As one of 16 urban promise zones in the nation, Sacramento’s promise zone encompasses 22 square miles from Del Paso Heights in the north to The Avenues in the south. Among the 127,000 residents within the promise zone, 34% are living in poverty, 19% are unemployed and 63% of third graders are reading below grade level.
As lead agency for the Promise Zone Initiative, the Sacramento Housing and Redevelopment Agency has grown the collaboration to more than 150 key partners over the past four years. The alliance has worked to improve educational outcomes, foster a sustainable economic base, accelerate job creation and support sustainably built communities.
The federal promise zone designation came without financial support but provides assistance with accessing resources from federal agencies. Public and private organizations are joining forces, and together they have attracted over $175 million in state and federal funds. The promise zone also provides the infrastructure to support other federal initiatives that fuel economic development such as opportunity zones.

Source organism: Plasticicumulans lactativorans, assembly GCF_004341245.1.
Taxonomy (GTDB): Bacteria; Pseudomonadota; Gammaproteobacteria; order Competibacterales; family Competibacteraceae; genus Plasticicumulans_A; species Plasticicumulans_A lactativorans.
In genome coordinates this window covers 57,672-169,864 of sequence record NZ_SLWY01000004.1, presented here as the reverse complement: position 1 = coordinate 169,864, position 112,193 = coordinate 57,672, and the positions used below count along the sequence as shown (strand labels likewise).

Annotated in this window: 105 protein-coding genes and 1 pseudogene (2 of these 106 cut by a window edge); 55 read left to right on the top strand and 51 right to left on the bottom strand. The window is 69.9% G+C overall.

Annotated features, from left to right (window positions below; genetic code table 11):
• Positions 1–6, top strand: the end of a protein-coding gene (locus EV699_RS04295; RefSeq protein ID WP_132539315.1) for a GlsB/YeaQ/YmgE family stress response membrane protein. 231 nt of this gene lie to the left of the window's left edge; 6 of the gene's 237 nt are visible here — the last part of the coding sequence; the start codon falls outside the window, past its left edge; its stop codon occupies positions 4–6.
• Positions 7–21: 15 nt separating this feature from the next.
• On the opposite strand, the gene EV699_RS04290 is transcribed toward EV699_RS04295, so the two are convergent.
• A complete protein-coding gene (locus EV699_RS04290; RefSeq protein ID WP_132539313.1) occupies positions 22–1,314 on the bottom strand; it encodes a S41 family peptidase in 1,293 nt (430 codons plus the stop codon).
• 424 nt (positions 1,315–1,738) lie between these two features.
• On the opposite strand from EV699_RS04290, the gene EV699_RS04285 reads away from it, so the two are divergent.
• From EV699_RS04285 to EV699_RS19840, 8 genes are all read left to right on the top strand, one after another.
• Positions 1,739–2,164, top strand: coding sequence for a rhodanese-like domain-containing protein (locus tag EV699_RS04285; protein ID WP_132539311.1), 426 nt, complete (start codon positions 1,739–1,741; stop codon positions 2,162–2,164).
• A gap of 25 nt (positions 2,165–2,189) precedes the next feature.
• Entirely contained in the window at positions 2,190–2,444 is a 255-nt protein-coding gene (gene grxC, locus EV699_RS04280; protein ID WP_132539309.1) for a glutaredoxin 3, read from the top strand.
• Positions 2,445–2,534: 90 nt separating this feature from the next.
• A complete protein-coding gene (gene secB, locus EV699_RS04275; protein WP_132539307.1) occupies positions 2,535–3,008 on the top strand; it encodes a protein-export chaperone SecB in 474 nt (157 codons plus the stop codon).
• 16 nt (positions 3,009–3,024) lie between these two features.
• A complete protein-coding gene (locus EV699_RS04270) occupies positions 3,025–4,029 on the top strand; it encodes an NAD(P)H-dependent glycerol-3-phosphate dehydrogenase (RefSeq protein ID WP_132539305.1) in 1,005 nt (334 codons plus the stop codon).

The list of accomplishments includes a $2.7 million Jobs Plus Grant from HUD to accelerate job training and placement opportunities for more than 700 public housing residents; a $1 million U.S. Department of Labor grant to assist the Sacramento Regional Conservation Corps’ YouthBuild program in expanding job training opportunities for young adults; a $750,000 corporate investment in a promise zone revitalization effort led by SMUD, along with UC Davis Health, Blue Shield of California, Sacramento Housing and Redevelopment Agency, Sacramento Black Chamber of Commerce and five other Sacramento organizations; and a Community Nurse Corps internship program partnership with Samuel Merritt University and Kaiser Permanente to bring over 60 nurses out of the clinical setting into the community to serve residents’ health and nutrition needs. Today, the California Strategic Growth Council will grant over $32 million to two housing projects that will have a huge economic impact in the River District.
The city’s new budget is proof of its commitment to underserved neighborhoods. Still, business and corporate funding and support is needed now. This is a call for them to join the promise zone partnership and make a significant economic impact that will last beyond the 10-year initiative. The return on investment is communities brimming with economic vitality and residents who are healthy, better educated, self-reliant and productive. Learn more at sacramentopromisezone.org. Learn more at sacramentopromisezone.org.
Tyrone Roderick Williams is the director of the Sacramento Promise Zone and director of development at the Sacramento Housing and Redevelopment Agency.